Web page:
21. 21. Fig. 2-8, p. 32
  22. 22. The Cells of the Nervous System <ul><li>Neurons vary in size, shape, and function. </li></ul><ul><li>The shape of a neuron determines it connection with other neurons and contribution to the nervous system. </li></ul><ul><li>The function is closely related to the shape of a neuron. </li></ul><ul><ul><li>Example: Pukinje cells of the cerebellum branch extremely widely within a single plane </li></ul></ul>
  23. 23. Fig. 2-9, p. 32
  24. 24. The Cells of the Nervous System <ul><li>Glia are the other major components of the nervous system that exchange chemicals with adjacent neurons. </li></ul><ul><ul><li>Astrocytes helps synchronize the activity of the axon by wrapping around the presynaptic terminal and taking up chemicals released by the axon. </li></ul></ul><ul><ul><li>Microglia - remove waste material and other microorganisms that could prove harmful to the neuron. </li></ul></ul>
  25. 25. Fig. 2-10, p. 33
  26. 26. Fig. 2-11, p. 33
  27. 27. The Cells of the Nervous System <ul><li>(Types of glia continued) </li></ul><ul><ul><li>Oligdendrocytes & Schwann cells build the myelin sheath that surrounds the axon of some neurons. </li></ul></ul><ul><ul><li>Radial glia - guide the migration of neurons and the growth of their axons and dendrites during embryonic development. </li></ul></ul>
  28. 28. The Cells of the Nervous System <ul><li>The blood-brain barrier is a mechanism that surrounds the brain and blocks most chemicals from entering. </li></ul><ul><li>The immune system destroys damaged or infected cells throughout the body. </li></ul><ul><li>Because neurons in the brain generally do not regenerate, it is vitally important for the blood brain barrier to block incoming viruses, bacteria or other harmful material from entering. </li></ul>
  29. 29. Fig. 2-12, p. 34
  30. 30. The Cells of the Nervous System <ul><li>Active transport is the protein mediated process by which useful chemicals are brought into the brain. </li></ul><ul><li>Glucose, hormones, amino acids, and vitamins are brought into the brain via active transport. </li></ul><ul><li>Glucose is a simple sugar that is the primary source of nutrition for neurons. </li></ul><ul><ul><li>Thiamine is a chemical that is necessary for the use of glucose. </li></ul></ul>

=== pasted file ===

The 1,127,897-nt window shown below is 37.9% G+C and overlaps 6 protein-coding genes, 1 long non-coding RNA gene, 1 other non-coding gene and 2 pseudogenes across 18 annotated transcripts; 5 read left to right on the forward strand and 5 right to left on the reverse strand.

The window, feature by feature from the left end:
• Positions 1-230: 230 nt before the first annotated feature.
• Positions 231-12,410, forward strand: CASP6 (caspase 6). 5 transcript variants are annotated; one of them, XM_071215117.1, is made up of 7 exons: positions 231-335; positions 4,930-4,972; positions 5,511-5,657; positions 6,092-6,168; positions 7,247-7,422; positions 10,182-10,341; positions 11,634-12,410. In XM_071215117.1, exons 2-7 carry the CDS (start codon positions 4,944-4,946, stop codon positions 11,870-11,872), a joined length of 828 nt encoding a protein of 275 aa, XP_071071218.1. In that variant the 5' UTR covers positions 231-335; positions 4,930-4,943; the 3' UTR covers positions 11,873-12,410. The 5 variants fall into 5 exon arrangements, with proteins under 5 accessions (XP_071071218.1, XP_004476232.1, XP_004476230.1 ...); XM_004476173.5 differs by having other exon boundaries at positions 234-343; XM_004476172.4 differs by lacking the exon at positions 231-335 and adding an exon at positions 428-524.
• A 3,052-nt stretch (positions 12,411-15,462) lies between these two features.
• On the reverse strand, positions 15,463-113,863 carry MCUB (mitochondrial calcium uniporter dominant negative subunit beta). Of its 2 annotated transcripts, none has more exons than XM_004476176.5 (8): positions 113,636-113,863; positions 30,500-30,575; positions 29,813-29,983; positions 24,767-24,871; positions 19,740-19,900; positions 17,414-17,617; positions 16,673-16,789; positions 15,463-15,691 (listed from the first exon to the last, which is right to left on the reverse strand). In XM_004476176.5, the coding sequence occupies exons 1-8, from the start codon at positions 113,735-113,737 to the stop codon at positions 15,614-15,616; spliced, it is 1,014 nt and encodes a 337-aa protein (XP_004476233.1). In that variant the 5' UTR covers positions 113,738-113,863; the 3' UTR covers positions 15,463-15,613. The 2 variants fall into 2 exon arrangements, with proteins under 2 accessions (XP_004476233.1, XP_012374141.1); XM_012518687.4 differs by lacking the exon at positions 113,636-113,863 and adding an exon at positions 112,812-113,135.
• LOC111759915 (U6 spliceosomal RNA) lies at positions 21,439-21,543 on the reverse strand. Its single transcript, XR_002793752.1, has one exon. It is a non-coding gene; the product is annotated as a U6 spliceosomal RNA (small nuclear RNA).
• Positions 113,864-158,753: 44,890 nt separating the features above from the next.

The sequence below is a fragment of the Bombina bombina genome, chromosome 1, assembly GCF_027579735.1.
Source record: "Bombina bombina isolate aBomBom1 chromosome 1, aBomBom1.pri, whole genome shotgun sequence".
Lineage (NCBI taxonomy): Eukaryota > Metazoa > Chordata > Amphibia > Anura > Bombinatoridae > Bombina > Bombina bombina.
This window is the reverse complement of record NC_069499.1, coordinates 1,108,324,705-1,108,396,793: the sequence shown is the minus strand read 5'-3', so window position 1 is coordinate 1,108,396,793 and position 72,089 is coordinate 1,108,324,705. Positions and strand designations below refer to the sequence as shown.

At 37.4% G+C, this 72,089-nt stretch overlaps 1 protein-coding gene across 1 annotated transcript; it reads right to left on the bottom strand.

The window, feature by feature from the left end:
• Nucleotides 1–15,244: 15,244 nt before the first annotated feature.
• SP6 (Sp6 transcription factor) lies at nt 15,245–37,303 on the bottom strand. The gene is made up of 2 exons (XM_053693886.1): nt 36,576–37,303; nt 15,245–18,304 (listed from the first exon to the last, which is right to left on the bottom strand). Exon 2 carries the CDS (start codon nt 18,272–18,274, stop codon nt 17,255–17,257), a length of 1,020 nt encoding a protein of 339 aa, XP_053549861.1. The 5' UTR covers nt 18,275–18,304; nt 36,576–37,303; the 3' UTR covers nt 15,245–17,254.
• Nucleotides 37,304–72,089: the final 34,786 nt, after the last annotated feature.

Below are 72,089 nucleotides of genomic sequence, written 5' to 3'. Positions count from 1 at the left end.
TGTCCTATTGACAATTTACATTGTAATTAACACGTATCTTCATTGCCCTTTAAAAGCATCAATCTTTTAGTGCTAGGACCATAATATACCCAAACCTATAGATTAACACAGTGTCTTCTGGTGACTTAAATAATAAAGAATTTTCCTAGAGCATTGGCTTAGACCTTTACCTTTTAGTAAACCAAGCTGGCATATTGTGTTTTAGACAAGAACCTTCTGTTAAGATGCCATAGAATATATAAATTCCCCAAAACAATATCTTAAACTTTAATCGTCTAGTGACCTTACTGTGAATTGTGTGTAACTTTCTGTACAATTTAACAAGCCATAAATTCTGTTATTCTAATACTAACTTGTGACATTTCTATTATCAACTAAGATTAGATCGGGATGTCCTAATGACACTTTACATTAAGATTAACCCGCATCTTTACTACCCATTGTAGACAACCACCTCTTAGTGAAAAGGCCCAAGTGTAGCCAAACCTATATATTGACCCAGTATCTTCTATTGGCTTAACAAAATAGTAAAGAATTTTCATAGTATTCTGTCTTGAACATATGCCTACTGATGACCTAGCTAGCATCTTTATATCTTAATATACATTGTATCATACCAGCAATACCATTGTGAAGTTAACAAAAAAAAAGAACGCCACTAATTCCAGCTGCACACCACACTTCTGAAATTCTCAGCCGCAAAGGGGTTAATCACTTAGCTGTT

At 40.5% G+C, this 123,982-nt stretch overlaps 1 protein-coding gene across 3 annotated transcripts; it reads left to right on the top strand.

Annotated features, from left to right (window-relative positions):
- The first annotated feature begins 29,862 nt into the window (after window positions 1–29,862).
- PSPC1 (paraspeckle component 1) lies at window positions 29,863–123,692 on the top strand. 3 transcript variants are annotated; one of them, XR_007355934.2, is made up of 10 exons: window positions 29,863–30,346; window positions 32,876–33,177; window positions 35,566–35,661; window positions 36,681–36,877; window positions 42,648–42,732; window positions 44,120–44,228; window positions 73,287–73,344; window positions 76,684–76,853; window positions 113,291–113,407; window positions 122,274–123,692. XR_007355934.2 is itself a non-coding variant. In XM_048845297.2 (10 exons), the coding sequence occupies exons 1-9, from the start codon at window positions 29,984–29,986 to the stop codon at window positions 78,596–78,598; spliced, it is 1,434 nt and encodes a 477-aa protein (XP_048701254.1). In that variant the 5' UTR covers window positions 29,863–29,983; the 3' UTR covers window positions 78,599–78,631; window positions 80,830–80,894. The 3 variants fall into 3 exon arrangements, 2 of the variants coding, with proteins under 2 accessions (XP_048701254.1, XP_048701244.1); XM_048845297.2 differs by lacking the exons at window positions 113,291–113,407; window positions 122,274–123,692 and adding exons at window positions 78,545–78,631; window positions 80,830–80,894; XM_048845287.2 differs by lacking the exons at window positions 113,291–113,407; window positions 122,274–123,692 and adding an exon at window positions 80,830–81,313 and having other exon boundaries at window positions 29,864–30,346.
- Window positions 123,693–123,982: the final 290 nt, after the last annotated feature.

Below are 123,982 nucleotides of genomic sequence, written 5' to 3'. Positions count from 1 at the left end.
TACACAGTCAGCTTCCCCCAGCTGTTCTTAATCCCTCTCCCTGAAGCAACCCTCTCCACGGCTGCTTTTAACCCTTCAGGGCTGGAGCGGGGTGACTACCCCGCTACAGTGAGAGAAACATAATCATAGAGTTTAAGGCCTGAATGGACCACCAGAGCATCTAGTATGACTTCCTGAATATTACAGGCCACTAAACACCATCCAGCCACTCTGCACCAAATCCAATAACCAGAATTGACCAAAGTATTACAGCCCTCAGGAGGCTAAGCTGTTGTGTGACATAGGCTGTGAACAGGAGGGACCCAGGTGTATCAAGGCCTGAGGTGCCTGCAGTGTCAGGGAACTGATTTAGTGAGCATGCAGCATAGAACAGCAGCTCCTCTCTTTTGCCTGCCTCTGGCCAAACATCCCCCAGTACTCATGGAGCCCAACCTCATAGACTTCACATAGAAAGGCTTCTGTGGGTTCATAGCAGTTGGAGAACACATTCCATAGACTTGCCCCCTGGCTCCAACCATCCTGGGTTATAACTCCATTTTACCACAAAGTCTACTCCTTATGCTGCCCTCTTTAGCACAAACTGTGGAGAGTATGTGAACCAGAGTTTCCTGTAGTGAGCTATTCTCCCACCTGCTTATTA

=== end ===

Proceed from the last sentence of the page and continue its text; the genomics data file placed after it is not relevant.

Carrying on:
31. 31. The Nerve Impulse <ul><li>A nerve impulse is the electrical message that is transmitted down the axon of a neuron. </li></ul><ul><li>The impulse does not travel directly down the axon but is regenerated at points along the axon. </li></ul><ul><li>The speed of nerve impulses ranges from approximately 1 m/s to 100 m/s. </li></ul>
  32. 32. The Nerve Impulse <ul><li>The membrane of a neuron maintains an electrical gradient which is a difference in the electrical charge inside and outside of the cell. </li></ul>
  33. 33. Fig. 2-13, p. 38
  34. 34. The Nerve Impulse <ul><li>At rest, the membrane maintains an electrical polarization or a difference in the electrical charge of two locations. </li></ul><ul><ul><li>the inside of the membrane is slightly negative with respect to the outside. (approximately -70 millivolts) </li></ul></ul><ul><li>The resting potential of a neuron refers to the state of the neuron prior to the sending of a nerve impulse. </li></ul>
  35. 35. The Nerve Impulse <ul><li>The membrane is selectively permeable, allowing some chemicals to pass more freely than others. </li></ul><ul><li>Sodium, potassium, calcium, and chloride pass through channels in the membrane. </li></ul><ul><li>When the membrane is at rest: </li></ul><ul><ul><li>Sodium channels are closed. </li></ul></ul><ul><ul><li>Potassium channels are partially closed allowing the slow passage of sodium. </li></ul></ul>
  36. 36. Fig. 2-14, p. 38
  37. 37. The Nerve Impulse <ul><li>The sodium-potassium pump is a protein complex that continually pumps three sodium ions out of the cells while drawing two potassium ions into the cell. </li></ul><ul><ul><li>helps to maintain the electrical gradient. </li></ul></ul><ul><li>The electrical gradient and the concentration gradient (the difference in distributions of ions) work to pull sodium ions into the cell. </li></ul><ul><li>The electrical gradient tends to pull potassium ions into the cells. </li></ul>
  38. 38. Fig. 2-15, p. 39